Mice fasted for 6 h at the end of the experiment, and the composition of their plasma was analyzed. SG-operated of both genotypes had lower levels of high-density lipoproteins (HDL) and total cholesterol. There were no differences in the fasting levels of low-density lipoproteins (LDL) or triglycerides between experimental groups (Figures 2A–D). Fasting blood glucose levels of SG-operated mice were lower, yet fasting plasma insulin levels were not affected by surgery (Figures 2E,F). The product of fasting insulin and glucose levels, which reflects insulin resistance, was marginally higher in sham-operated WT and 5xFAD mice (Figure 2G). With the exception of weight, which was lower in 5xFAD mice pre-surgery, SG had a similar effect on WT and 5xFAD operated mice. A principal component analysis (PCA) of the metabolic parameters of the mice at the end of the experiment showed that surgery type separated the mice well, while mice of both genotypes were similarly distributed (Figures 2H–J). We conclude that SG exerts a metabolic effect on lean female WT and 5xFAD mice 3 months after surgery.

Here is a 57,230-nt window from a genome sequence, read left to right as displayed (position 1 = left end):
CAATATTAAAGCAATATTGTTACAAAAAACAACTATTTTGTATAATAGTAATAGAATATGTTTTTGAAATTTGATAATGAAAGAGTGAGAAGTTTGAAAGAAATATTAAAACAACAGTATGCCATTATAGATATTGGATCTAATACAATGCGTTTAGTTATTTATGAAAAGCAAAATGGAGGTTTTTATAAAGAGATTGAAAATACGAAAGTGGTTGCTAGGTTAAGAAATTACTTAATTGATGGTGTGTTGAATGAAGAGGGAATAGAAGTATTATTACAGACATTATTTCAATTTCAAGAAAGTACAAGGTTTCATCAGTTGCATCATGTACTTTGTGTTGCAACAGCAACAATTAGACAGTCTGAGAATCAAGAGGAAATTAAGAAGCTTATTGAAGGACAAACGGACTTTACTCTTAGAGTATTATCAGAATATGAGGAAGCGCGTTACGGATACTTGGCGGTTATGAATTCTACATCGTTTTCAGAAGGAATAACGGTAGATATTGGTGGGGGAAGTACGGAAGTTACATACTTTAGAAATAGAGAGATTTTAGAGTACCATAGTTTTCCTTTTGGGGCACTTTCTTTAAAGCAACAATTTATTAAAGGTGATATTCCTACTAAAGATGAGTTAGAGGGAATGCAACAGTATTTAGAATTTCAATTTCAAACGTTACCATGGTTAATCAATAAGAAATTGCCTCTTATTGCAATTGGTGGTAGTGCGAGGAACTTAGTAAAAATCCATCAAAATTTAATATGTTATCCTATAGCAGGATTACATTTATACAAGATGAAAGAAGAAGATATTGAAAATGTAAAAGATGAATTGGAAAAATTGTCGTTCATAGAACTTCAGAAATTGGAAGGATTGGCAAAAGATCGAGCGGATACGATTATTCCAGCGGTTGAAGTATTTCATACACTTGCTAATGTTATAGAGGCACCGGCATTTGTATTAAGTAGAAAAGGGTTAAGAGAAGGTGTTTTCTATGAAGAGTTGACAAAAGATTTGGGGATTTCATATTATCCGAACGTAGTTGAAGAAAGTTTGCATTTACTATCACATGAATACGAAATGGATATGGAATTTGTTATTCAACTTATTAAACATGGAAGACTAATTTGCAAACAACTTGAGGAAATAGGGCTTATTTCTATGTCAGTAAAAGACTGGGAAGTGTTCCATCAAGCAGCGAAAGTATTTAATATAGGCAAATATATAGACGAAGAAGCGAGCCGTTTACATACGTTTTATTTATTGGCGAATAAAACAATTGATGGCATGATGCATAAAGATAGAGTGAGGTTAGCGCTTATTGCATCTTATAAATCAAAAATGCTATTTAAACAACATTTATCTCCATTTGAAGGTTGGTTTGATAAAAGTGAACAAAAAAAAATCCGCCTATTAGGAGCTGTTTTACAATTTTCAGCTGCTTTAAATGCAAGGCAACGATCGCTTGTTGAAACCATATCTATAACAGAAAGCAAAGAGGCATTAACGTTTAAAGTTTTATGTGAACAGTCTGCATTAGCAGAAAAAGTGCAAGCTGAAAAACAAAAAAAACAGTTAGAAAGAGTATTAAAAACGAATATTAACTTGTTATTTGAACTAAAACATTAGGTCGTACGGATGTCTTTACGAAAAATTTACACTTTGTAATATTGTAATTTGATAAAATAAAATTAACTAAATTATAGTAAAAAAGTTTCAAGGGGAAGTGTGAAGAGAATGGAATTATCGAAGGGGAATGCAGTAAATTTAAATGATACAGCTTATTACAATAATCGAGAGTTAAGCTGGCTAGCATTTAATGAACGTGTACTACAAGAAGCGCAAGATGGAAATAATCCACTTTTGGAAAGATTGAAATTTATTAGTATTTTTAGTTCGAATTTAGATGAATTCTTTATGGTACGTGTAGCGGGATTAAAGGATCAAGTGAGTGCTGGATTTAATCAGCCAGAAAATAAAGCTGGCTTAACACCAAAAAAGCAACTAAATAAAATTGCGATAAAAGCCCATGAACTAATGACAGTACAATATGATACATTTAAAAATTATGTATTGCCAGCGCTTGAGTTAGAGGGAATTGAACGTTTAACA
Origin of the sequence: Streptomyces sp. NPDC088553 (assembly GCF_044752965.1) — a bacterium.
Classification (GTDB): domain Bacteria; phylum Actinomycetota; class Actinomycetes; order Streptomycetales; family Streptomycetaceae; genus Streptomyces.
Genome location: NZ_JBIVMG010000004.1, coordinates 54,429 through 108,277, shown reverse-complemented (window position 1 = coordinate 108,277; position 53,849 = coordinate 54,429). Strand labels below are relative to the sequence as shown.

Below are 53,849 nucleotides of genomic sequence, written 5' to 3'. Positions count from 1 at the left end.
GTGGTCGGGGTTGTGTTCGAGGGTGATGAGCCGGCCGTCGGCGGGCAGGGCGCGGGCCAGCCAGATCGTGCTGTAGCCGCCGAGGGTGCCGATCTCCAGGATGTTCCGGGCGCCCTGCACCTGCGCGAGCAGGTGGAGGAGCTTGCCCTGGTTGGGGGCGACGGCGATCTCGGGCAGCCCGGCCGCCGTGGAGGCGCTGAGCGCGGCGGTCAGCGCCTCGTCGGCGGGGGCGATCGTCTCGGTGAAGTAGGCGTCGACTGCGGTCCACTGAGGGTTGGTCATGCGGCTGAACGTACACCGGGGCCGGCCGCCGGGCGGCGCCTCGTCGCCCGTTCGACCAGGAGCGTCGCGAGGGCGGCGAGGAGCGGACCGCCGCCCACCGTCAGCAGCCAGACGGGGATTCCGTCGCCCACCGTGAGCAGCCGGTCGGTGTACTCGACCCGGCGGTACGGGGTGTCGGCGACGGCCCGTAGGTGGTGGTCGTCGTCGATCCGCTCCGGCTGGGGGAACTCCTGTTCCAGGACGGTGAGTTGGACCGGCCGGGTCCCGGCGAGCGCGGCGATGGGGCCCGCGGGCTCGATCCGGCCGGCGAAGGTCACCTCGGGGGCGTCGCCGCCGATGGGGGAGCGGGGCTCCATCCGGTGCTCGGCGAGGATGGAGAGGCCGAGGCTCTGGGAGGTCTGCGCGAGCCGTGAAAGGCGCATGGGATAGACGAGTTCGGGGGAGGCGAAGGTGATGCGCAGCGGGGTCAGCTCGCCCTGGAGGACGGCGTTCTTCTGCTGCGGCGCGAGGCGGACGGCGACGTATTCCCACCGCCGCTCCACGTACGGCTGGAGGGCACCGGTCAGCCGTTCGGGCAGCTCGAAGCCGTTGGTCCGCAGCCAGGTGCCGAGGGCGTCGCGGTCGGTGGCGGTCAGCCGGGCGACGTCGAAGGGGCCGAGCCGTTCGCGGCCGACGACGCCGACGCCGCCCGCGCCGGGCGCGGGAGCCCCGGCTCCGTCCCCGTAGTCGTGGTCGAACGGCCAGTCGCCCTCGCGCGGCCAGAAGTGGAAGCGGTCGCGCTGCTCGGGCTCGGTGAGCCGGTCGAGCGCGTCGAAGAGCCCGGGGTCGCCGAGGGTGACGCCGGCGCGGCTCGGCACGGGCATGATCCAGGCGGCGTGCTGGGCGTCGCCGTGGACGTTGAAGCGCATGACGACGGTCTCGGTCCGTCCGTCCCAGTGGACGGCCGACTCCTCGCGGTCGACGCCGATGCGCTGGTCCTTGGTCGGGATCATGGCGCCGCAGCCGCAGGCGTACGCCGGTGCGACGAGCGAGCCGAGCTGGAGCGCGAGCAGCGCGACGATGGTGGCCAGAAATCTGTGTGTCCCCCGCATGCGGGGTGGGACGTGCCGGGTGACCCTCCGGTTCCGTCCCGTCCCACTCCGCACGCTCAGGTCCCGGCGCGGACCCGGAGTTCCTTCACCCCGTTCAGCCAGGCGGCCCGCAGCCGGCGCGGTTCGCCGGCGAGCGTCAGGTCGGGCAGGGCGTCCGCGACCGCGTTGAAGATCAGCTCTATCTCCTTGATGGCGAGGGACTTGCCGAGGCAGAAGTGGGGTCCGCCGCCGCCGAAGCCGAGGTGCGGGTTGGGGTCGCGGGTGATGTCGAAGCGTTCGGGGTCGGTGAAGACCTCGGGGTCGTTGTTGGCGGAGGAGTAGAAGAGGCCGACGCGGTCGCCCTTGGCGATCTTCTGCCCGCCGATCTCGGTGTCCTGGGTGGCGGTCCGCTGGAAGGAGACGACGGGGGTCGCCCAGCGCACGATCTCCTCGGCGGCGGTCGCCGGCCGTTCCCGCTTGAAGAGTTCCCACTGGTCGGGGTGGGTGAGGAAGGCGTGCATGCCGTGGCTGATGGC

Figure 2. Metabolic parameters of wild-type (WT) or 5xFAD mice following sham surgery or sleeve gastrectomy (SG). (A–D) Fasting concentrations of high-density lipoproteins (HDL) (A), low-density lipoproteins (LDL) (B), total cholesterol (C), and triglycerides (D) in the plasma. (E–G) Fasting concentrations of blood glucose (F), plasma insulin (G), and the product of glucose and insulin (H), which is a proxy for insulin sensitivity. (H) Principal component analysis (PCA) of metabolic parameters presented above and weight at the end of the experiment. Each point represents a single mouse. (I,J) Same plot as in H, color-coded according to surgery type (I) and genotype (J). The P-values in calculated by Tukey HSD post-hoc test. p > 0.05 if not indicated. Two-way ANOVA outcomes as indicated in the figure. n = 12–13,6–7,7–8,11–12.
Sleeve Gastrectomy Has no Effect on Spatial Memory in Behavioral Tests